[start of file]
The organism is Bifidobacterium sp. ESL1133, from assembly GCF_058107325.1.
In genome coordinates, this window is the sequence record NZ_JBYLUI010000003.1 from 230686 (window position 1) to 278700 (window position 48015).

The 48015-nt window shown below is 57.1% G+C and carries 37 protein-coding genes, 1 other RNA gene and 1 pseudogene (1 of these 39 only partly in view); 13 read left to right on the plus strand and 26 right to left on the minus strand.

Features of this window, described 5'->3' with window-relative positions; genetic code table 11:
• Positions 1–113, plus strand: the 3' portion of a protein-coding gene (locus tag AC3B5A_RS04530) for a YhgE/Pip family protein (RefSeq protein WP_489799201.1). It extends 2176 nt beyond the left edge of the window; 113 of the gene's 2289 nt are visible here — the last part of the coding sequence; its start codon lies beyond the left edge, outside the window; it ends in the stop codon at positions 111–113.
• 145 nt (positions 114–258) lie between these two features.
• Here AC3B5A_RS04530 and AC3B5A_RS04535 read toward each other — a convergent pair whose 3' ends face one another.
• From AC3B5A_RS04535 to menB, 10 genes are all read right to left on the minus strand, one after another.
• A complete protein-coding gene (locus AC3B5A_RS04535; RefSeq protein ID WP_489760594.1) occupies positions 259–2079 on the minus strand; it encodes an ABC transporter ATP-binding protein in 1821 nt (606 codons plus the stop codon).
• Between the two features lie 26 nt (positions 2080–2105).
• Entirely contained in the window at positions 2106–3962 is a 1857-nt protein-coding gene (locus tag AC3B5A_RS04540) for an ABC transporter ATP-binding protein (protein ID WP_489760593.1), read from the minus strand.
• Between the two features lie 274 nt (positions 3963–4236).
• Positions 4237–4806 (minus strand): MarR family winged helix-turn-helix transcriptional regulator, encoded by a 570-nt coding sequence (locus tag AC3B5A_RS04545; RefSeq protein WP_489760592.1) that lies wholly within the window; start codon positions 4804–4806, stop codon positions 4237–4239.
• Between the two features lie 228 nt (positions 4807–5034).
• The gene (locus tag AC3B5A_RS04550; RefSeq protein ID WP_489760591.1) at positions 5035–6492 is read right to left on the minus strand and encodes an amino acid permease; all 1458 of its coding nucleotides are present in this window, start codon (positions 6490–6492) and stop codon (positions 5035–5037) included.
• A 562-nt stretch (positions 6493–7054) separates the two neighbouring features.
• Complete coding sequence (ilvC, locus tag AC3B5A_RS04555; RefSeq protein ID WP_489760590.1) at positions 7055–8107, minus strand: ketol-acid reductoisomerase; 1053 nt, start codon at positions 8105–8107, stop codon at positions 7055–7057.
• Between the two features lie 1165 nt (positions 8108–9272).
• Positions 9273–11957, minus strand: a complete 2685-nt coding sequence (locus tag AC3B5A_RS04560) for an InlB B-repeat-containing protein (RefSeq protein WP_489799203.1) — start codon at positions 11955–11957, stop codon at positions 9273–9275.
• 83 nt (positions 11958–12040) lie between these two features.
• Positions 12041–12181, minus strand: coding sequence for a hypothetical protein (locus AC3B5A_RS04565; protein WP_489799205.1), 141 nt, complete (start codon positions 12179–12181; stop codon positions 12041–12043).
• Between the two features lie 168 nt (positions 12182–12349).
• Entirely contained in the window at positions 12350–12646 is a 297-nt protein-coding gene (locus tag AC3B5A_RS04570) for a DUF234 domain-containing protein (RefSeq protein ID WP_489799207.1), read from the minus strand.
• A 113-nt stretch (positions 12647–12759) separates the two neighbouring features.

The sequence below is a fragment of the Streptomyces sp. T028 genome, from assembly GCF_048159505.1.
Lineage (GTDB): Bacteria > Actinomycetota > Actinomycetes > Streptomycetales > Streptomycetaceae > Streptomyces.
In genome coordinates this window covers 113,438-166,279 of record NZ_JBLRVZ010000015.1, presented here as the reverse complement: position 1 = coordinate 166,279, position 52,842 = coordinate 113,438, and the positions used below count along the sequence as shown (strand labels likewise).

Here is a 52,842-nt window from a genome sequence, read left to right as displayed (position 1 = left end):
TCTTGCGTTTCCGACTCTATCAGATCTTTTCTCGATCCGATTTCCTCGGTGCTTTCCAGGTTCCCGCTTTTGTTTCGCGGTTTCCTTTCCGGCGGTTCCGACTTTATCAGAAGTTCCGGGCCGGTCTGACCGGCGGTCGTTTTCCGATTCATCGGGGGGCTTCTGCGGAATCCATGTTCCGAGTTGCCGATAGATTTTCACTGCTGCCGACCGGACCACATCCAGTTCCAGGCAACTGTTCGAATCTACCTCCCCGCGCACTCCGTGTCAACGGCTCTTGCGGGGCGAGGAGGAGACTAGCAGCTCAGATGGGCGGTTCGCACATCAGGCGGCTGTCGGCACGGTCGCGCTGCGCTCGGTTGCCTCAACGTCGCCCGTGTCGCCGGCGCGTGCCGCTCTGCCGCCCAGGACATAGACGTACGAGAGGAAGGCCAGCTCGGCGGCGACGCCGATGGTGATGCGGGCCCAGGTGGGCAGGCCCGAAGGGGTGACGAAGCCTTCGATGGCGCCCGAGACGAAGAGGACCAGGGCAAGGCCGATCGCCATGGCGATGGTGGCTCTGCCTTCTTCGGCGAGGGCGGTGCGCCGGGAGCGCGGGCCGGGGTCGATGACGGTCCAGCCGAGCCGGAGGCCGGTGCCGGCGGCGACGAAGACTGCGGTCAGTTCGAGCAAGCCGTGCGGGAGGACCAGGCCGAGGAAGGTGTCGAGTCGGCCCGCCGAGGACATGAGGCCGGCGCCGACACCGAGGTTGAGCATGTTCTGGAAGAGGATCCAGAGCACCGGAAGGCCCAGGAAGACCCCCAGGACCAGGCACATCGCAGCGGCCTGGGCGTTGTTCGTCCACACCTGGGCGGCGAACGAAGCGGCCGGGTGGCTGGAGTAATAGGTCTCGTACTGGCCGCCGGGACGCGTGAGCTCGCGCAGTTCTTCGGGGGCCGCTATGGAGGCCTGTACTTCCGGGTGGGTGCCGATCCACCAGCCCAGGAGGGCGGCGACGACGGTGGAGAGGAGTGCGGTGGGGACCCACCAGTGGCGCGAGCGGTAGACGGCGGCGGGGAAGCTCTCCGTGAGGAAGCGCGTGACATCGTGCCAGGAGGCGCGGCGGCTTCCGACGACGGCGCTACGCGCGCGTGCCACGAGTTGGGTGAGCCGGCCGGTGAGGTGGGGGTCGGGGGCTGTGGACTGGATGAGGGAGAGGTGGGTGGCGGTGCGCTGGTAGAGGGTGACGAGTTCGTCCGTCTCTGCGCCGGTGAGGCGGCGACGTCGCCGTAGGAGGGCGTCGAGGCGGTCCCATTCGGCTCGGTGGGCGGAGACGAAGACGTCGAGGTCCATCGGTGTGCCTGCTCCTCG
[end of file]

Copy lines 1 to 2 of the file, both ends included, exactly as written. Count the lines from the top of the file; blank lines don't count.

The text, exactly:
The organism is Bifidobacterium sp. ESL1133, from assembly GCF_058107325.1.
In genome coordinates, this window is the sequence record NZ_JBYLUI010000003.1 from 230686 (window position 1) to 278700 (window position 48015).